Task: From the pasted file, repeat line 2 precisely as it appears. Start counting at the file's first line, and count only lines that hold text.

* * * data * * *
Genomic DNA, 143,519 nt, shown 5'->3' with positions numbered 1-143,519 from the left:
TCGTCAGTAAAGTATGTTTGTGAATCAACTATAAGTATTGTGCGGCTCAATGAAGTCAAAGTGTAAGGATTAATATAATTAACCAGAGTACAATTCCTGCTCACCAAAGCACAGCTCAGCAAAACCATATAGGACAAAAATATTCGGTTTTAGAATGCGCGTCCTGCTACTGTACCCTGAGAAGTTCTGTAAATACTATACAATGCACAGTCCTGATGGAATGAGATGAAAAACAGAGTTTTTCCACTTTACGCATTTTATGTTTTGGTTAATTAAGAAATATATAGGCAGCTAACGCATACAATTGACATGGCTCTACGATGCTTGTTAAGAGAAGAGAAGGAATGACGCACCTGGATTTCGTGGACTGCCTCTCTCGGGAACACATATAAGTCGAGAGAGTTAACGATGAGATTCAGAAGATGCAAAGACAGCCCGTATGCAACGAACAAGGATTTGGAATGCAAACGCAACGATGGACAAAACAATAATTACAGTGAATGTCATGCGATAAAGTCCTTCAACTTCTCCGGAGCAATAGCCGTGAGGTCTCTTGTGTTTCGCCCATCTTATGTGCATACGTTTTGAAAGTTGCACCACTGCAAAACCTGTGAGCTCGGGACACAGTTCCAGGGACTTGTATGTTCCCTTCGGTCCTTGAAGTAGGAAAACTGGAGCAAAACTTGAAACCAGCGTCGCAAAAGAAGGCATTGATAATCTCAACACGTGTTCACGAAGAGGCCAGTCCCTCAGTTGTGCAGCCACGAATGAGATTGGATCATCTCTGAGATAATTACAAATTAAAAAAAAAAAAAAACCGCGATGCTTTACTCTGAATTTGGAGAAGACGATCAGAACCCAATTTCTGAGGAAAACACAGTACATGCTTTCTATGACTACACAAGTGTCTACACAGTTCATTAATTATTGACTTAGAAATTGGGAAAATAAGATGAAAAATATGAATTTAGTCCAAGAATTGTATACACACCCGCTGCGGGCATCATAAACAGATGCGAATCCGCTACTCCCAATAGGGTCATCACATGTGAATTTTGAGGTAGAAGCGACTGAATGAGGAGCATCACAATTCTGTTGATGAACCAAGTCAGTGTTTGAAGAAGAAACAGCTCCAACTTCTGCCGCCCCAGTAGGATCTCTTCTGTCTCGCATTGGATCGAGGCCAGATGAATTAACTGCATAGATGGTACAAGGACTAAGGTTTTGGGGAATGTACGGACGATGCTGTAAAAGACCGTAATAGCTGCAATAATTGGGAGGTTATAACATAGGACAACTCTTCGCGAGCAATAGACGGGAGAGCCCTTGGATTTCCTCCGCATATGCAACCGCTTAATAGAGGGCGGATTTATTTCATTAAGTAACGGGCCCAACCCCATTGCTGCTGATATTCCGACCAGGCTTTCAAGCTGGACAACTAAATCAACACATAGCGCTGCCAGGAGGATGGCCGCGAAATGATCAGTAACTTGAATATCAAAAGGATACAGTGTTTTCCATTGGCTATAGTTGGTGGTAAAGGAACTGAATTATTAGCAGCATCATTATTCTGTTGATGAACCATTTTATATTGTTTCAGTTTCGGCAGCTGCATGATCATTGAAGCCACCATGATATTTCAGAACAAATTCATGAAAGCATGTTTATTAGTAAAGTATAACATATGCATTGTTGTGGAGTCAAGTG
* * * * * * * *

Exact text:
TCGTCAGTAAAGTATGTTTGTGAATCAACTATAAGTATTGTGCGGCTCAATGAAGTCAAAGTGTAAGGATTAATATAATTAACCAGAGTACAATTCCTGCTCACCAAAGCACAGCTCAGCAAAACCATATAGGACAAAAATATTCGGTTTTAGAATGCGCGTCCTGCTACTGTACCCTGAGAAGTTCTGTAAATACTATACAATGCACAGTCCTGATGGAATGAGATGAAAAACAGAGTTTTTCCACTTTACGCATTTTATGTTTTGGTTAATTAAGAAATATATAGGCAGCTAACGCATACAATTGACATGGCTCTACGATGCTTGTTAAGAGAAGAGAAGGAATGACGCACCTGGATTTCGTGGACTGCCTCTCTCGGGAACACATATAAGTCGAGAGAGTTAACGATGAGATTCAGAAGATGCAAAGACAGCCCGTATGCAACGAACAAGGATTTGGAATGCAAACGCAACGATGGACAAAACAATAATTACAGTGAATGTCATGCGATAAAGTCCTTCAACTTCTCCGGAGCAATAGCCGTGAGGTCTCTTGTGTTTCGCCCATCTTATGTGCATACGTTTTGAAAGTTGCACCACTGCAAAACCTGTGAGCTCGGGACACAGTTCCAGGGACTTGTATGTTCCCTTCGGTCCTTGAAGTAGGAAAACTGGAGCAAAACTTGAAACCAGCGTCGCAAAAGAAGGCATTGATAATCTCAACACGTGTTCACGAAGAGGCCAGTCCCTCAGTTGTGCAGCCACGAATGAGATTGGATCATCTCTGAGATAATTACAAATTAAAAAAAAAAAAAAACCGCGATGCTTTACTCTGAATTTGGAGAAGACGATCAGAACCCAATTTCTGAGGAAAACACAGTACATGCTTTCTATGACTACACAAGTGTCTACACAGTTCATTAATTATTGACTTAGAAATTGGGAAAATAAGATGAAAAATATGAATTTAGTCCAAGAATTGTATACACACCCGCTGCGGGCATCATAAACAGATGCGAATCCGCTACTCCCAATAGGGTCATCACATGTGAATTTTGAGGTAGAAGCGACTGAATGAGGAGCATCACAATTCTGTTGATGAACCAAGTCAGTGTTTGAAGAAGAAACAGCTCCAACTTCTGCCGCCCCAGTAGGATCTCTTCTGTCTCGCATTGGATCGAGGCCAGATGAATTAACTGCATAGATGGTACAAGGACTAAGGTTTTGGGGAATGTACGGACGATGCTGTAAAAGACCGTAATAGCTGCAATAATTGGGAGGTTATAACATAGGACAACTCTTCGCGAGCAATAGACGGGAGAGCCCTTGGATTTCCTCCGCATATGCAACCGCTTAATAGAGGGCGGATTTATTTCATTAAGTAACGGGCCCAACCCCATTGCTGCTGATATTCCGACCAGGCTTTCAAGCTGGACAACTAAATCAACACATAGCGCTGCCAGGAGGATGGCCGCGAAATGATCAGTAACTTGAATATCAAAAGGATACAGTGTTTTCCATTGGCTATAGTTGGTGGTAAAGGAACTGAATTATTAGCAGCATCATTATTCTGTTGATGAACCATTTTATATTGTTTCAGTTTCGGCAGCTGCATGATCATTGAAGCCACCATGATATTTCAGAACAAATTCATGAAAGCATGTTTATTAGTAAAGTATAACATATGCATTGTTGTGGAGTCAAGTG